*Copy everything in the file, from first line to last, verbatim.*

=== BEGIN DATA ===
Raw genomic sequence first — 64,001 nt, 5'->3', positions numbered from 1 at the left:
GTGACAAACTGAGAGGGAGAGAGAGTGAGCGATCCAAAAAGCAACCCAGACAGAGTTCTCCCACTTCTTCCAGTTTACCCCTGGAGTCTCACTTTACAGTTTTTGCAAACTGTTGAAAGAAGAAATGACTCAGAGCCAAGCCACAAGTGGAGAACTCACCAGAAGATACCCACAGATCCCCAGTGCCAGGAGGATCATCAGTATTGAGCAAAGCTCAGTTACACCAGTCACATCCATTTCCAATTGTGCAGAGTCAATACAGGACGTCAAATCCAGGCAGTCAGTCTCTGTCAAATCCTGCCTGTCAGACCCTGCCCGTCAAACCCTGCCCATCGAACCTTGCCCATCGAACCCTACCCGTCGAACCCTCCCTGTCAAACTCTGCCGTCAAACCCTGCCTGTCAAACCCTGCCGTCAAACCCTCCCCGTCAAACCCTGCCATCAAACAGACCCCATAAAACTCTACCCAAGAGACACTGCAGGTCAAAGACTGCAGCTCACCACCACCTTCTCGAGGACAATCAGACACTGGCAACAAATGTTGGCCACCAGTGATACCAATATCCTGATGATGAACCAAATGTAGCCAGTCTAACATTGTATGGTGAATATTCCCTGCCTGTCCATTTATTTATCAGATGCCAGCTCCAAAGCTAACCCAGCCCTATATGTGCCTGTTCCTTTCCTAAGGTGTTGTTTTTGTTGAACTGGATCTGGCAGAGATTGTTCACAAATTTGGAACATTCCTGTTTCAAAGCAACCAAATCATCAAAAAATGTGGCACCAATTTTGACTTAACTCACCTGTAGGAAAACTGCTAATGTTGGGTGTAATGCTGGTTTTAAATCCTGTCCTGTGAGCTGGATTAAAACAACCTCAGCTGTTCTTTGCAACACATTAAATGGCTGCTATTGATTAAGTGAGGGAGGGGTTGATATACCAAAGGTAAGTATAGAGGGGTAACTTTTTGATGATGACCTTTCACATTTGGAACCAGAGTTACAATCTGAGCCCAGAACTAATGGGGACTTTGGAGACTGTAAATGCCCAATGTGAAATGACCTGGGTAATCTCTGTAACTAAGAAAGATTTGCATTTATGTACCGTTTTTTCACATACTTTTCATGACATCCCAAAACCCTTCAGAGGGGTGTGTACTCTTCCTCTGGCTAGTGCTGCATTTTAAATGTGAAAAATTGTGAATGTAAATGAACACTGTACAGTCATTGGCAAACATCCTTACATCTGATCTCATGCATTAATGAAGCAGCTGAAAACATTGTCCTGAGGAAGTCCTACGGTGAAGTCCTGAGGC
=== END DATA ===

Raw genomic sequence first — 64,001 nt, 5'->3', positions numbered from 1 at the left:
GTGACAAACTGAGAGGGAGAGAGAGTGAGCGATCCAAAAAGCAACCCAGACAGAGTTCTCCCACTTCTTCCAGTTTACCCCTGGAGTCTCACTTTACAGTTTTTGCAAACTGTTGAAAGAAGAAATGACTCAGAGCCAAGCCACAAGTGGAGAACTCACCAGAAGATACCCACAGATCCCCAGTGCCAGGAGGATCATCAGTATTGAGCAAAGCTCAGTTACACCAGTCACATCCATTTCCAATTGTGCAGAGTCAATACAGGACGTCAAATCCAGGCAGTCAGTCTCTGTCAAATCCTGCCTGTCAGACCCTGCCCGTCAAACCCTGCCCATCGAACCTTGCCCATCGAACCCTACCCGTCGAACCCTCCCTGTCAAACTCTGCCGTCAAACCCTGCCTGTCAAACCCTGCCGTCAAACCCTCCCCGTCAAACCCTGCCATCAAACAGACCCCATAAAACTCTACCCAAGAGACACTGCAGGTCAAAGACTGCAGCTCACCACCACCTTCTCGAGGACAATCAGACACTGGCAACAAATGTTGGCCACCAGTGATACCAATATCCTGATGATGAACCAAATGTAGCCAGTCTAACATTGTATGGTGAATATTCCCTGCCTGTCCATTTATTTATCAGATGCCAGCTCCAAAGCTAACCCAGCCCTATATGTGCCTGTTCCTTTCCTAAGGTGTTGTTTTTGTTGAACTGGATCTGGCAGAGATTGTTCACAAATTTGGAACATTCCTGTTTCAAAGCAACCAAATCATCAAAAAATGTGGCACCAATTTTGACTTAACTCACCTGTAGGAAAACTGCTAATGTTGGGTGTAATGCTGGTTTTAAATCCTGTCCTGTGAGCTGGATTAAAACAACCTCAGCTGTTCTTTGCAACACATTAAATGGCTGCTATTGATTAAGTGAGGGAGGGGTTGATATACCAAAGGTAAGTATAGAGGGGTAACTTTTTGATGATGACCTTTCACATTTGGAACCAGAGTTACAATCTGAGCCCAGAACTAATGGGGACTTTGGAGACTGTAAATGCCCAATGTGAAATGACCTGGGTAATCTCTGTAACTAAGAAAGATTTGCATTTATGTACCGTTTTTTCACATACTTTTCATGACATCCCAAAACCCTTCAGAGGGGTGTGTACTCTTCCTCTGGCTAGTGCTGCATTTTAAATGTGAAAAATTGTGAATGTAAATGAACACTGTACAGTCATTGGCAAACATCCTTACATCTGATCTCATGCATTAATGAAGCAGCTGAAAACATTGTCCTGAGGAAGTCCTACGGTGAAGTCCTGAGGC